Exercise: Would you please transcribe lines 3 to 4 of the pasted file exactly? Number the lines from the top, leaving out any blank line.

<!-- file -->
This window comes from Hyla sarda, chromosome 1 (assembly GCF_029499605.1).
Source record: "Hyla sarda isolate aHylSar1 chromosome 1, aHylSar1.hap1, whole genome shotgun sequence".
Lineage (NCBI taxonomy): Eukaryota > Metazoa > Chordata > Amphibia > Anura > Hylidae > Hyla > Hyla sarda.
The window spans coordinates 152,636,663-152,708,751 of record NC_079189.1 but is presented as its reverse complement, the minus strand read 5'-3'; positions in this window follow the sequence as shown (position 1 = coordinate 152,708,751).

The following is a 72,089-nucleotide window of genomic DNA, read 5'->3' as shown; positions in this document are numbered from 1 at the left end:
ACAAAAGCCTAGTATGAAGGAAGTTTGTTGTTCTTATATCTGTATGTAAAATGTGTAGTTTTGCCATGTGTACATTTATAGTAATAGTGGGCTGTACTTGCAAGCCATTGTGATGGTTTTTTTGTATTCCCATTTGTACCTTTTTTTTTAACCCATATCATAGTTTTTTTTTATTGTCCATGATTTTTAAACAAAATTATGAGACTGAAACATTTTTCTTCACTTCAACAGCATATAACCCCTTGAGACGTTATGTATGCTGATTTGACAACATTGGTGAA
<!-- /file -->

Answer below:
Lineage (NCBI taxonomy): Eukaryota > Metazoa > Chordata > Amphibia > Anura > Hylidae > Hyla > Hyla sarda.
The window spans coordinates 152,636,663-152,708,751 of record NC_079189.1 but is presented as its reverse complement, the minus strand read 5'-3'; positions in this window follow the sequence as shown (position 1 = coordinate 152,708,751).